After 2007, the state’s actions and policies regarding the status of Romanian citizens working in EU countries have become one of the recurrent themes of public debate, frequently invoked by Romanian journalists, who have usually held the authorities accountable for the whole situation. The decision-makers were interpellated by journalists for their lack of reaction when migrants, Romanian citizens in the host countries, were victims of abuse (violence, exploitation, discrimination, etc.) or were faced with constraints; similarly, the journalists denounced the decision-makers’ reaction towards what they perceived to be general public statements in the host countries, affecting Romanians (for instance, when the collocation “Romanian migrants” was used to refer to illegalities involving Romanian citizens). A shift was noticeable in media discourse, from the denunciation of the Romanian politicians in office for not fulfilling EU requirements, in the pre-accession period, to the denunciation of political elites and media in the host states for discrimination against Romanian migration and of the Romanian authorities for failure to take an official stance in defense of the Romanian citizens’ rights. It is relevant that in a highly sensitive political context, in 2010, during the so-called “Roma crisis in France”, politicians and the government criticized the measures on Roma expulsions taken by the French Government at the time, while also declining responsibility and stressing that “the Roma problem” was, after all, a “European problem” (Europa Liberă, 2010; “Pentru București problema romilor din Franța este problema Europei” [“For Bucharest the problem of the Roma in France is Europe’s Problem”]).11 Actually, the Roma’s migratory practices have been constantly debated in the Romanian public space ever since the 90s. The media have given intense visibility to illegal contexts involving representatives of the Roma community in the receiving countries, one of the most sensitive themes of debate being the interchangeable use of the terms Roma/ Romanian.12 In this respect, radical voices have signaled that the media in the receiving countries sometimes fail to show that some illegal actions can be attributed to “Romanian citizens of Roma ethnicity”, and thus discriminate against all the migrants from Romania. This perceived discrimination of Romanian migrants in the public spheres of the countries of destination has often led to a discrimination of the Roma in the Romanian public space. For example, in 2009, a newspaper launched a petition to replace the ← 7 | 8 → term “Roma” with the derogatory term “țigan” [Gypsy] in official documents, so that “Romanians” would no longer be confused with the “Roma” in the EU countries of destination; the campaign failed because of insufficient public support (Mădroane, 2012).13 On the other hand, self-reflexive positions, critical of such derailments, have also taken shape in the Romanian public discourse, but are still marginal (see Beciu et al., 2017).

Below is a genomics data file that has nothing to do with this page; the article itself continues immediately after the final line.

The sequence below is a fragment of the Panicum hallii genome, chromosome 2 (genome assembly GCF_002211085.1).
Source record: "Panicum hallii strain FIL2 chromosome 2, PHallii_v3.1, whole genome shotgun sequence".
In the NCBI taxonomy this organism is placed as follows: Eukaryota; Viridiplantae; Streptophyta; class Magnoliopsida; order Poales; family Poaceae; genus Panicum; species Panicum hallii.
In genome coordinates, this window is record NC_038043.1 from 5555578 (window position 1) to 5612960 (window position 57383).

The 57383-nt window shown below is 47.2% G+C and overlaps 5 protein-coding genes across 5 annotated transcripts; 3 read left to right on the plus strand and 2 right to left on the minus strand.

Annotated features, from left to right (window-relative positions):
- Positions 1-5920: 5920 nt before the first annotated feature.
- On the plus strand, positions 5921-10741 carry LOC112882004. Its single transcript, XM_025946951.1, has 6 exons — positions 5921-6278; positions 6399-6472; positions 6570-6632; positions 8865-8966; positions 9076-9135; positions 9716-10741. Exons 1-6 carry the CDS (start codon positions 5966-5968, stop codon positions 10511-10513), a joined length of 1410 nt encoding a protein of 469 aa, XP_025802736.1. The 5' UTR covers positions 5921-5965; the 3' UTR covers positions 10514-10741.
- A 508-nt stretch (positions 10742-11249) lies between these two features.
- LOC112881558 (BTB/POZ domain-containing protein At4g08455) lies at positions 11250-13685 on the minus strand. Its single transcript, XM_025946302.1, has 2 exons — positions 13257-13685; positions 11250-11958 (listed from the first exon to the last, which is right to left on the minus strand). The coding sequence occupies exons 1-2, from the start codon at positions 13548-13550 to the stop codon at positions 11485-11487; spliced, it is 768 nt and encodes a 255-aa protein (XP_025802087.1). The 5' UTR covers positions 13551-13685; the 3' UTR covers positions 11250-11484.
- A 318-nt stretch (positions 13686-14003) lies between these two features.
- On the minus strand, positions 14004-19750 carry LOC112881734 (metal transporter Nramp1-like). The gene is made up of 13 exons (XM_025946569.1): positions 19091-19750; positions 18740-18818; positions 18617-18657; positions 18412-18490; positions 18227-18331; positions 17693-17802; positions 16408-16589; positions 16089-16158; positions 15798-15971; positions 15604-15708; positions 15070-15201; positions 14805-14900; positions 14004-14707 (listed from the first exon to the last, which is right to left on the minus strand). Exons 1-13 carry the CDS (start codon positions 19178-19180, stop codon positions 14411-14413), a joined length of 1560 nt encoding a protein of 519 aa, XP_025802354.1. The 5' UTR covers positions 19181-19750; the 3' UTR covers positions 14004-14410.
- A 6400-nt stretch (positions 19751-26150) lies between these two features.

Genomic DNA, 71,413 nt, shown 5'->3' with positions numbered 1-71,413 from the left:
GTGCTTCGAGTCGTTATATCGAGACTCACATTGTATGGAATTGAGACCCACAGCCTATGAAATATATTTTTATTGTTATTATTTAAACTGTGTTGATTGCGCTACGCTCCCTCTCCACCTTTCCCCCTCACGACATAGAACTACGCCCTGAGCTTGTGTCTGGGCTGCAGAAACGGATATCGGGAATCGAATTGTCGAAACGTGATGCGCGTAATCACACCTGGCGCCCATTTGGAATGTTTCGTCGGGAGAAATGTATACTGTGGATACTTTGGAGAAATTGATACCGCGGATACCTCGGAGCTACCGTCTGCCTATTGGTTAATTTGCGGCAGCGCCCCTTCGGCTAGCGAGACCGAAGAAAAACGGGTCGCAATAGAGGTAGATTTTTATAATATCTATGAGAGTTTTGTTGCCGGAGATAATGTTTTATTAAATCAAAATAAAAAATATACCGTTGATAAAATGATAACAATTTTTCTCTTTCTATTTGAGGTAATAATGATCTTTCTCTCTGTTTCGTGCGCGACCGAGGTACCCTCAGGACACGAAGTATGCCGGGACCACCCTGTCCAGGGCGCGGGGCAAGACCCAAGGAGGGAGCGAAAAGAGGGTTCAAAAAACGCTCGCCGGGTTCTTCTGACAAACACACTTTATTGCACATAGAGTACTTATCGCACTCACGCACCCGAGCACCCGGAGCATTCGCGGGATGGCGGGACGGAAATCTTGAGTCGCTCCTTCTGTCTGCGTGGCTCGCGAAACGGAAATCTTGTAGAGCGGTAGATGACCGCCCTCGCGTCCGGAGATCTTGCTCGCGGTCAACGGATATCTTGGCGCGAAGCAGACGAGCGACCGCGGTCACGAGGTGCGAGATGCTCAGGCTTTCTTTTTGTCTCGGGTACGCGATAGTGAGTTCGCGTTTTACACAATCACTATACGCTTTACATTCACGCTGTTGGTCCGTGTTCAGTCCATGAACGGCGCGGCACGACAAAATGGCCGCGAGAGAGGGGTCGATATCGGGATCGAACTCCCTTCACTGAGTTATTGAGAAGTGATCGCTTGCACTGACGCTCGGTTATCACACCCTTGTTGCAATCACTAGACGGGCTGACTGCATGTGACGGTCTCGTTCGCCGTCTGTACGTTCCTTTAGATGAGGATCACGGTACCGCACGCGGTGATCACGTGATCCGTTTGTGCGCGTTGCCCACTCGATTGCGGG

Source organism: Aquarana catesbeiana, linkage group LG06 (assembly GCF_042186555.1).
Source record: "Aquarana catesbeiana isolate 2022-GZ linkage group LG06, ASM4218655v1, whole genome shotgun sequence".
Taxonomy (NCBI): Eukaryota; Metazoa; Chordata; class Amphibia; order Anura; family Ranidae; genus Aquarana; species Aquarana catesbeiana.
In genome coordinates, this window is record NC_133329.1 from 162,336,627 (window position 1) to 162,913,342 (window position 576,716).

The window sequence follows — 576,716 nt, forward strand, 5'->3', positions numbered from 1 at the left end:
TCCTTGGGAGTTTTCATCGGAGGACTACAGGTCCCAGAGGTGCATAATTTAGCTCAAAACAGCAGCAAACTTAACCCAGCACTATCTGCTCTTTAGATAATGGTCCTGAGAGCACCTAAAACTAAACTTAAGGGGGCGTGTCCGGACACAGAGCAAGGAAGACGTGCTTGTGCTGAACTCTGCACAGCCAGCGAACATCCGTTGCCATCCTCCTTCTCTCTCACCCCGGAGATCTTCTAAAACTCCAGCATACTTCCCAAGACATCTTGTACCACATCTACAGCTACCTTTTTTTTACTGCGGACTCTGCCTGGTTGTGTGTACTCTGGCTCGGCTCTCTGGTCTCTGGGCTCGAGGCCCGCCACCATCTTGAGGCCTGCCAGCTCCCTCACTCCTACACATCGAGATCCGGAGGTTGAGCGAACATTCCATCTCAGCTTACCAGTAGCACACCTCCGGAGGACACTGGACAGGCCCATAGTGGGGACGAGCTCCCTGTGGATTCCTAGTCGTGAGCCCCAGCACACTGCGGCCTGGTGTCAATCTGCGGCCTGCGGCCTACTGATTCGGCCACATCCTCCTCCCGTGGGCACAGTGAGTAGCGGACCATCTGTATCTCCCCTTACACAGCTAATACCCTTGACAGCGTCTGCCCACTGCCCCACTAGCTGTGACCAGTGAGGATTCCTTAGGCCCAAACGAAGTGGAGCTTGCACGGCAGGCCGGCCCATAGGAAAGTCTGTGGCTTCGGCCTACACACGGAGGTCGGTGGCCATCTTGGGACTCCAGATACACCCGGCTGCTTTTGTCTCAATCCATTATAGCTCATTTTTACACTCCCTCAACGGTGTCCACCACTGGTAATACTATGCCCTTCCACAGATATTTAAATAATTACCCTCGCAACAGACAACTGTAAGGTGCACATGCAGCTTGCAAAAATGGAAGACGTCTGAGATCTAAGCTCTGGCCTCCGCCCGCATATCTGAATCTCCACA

In 2008, at the onset of the economic crisis, the preoccupation for the situation and status of Romanian migrants in European host countries, noticeable in policies and public discourses, started being integrated into the construction of other arguments, which became stronger over the following years, as the recession worsened. In the political and media discourse, migrants were represented as actors of “negative trends” that concerned the flows of migration, the rate of unemployment in the host countries and, generally, the economic decline in these countries, to which anti-migration policies were added. Moreover, in the Romanian public discourse, the economic impact of the crisis on workforce migration was viewed as a perturbing factor for the status of the sending country within the European economic space (see Beciu and Lazăr in this volume). The decrease in the sums remitted by migrants during the economic crisis, visible in the span 2009–2012,14 was reflected in the media on a note of concern, accompanied by a recognition of the migrants’ efforts, bestowed with a heroic status, and by a critical positioning towards the Romanian state, accused of “lack of economic vision” in lifting the country out of recession (Mădroane, 2016, p. 235).
The migrants’ financial remittances have always been an important resource not only for the Romanian economy, but also for education, healthcare, and other categories of social assistance that, according to Cingolani (2009, p. 183), the Romanian state in transition transferred to families, without even officially recognizing the migrants’ contribution, for a long time. In the years of negotiations for Romania’s EU accession, 3 percent of the GDP came from remittance money (Diminescu, 2009, p. 56). The year 2005 can be considered evidence of the Romanian migrants’ insertion in the EU labor market, notes Dumitru Sandu (2010, p. 15), due to a spectacular increase in remittances, by 35 times in comparison with the previous years. Remittances are not, however, only financial; they include the social capital, values, and practices that migrants circulate across borders (Levitt, 2001). Romanian migrants are agents of social change in their communities of origin, who have the capacity to bring about a transformation of mentalities and a sense of civic participation, still at an early stage in these communities (Anghel, 2009; Bădescu, Stoian, & Tănase, 2009). ← 8 | 9 →
After 2010, the migration of professionals such as doctors and engineers became more visible—the press even coined the term “the doctors’ exodus” (for doctors’ migration, see Popa & Lucheș, 2014; Saghin, Lucheș, & Marici, 2016). This trend was consolidated following the full liberalization of the labor market in the EU, in 2014, for Romanians and Bulgarians. The contrast between high-skilled and low-skilled migration policies (Triandafyllidou & Isaakyan, 2016) is manifest in the vastly different experiences of migration of these two broad categories. At the same time, discourses on migrants vary widely along the skilled/ unskilled dichotomy. For instance, in the context of the lifting of restrictions for Bulgarian and Romanian migrants in the UK, in 2014, the British tabloids announced a so-called “invasion” of Romanians. Romanian journalists reacted by positioning themselves against these “frames”, invoking the large number of Romanian specialists who contributed to the British economy, even before liberalization. With these socio-political developments, circular mobility takes much more individualized forms, indicating different professional-contractual and familial practices (see studies in Anghel & Horváth, 2009; Sandu, 2010). Return to the sending country becomes a ritual on special occasions, such as celebrations, holidays, events.
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- New York, Bern, Berlin, Bruxelles, Oxford, Wien, 2018. VIII, 276 pp. 5 b/w ills., 2 tables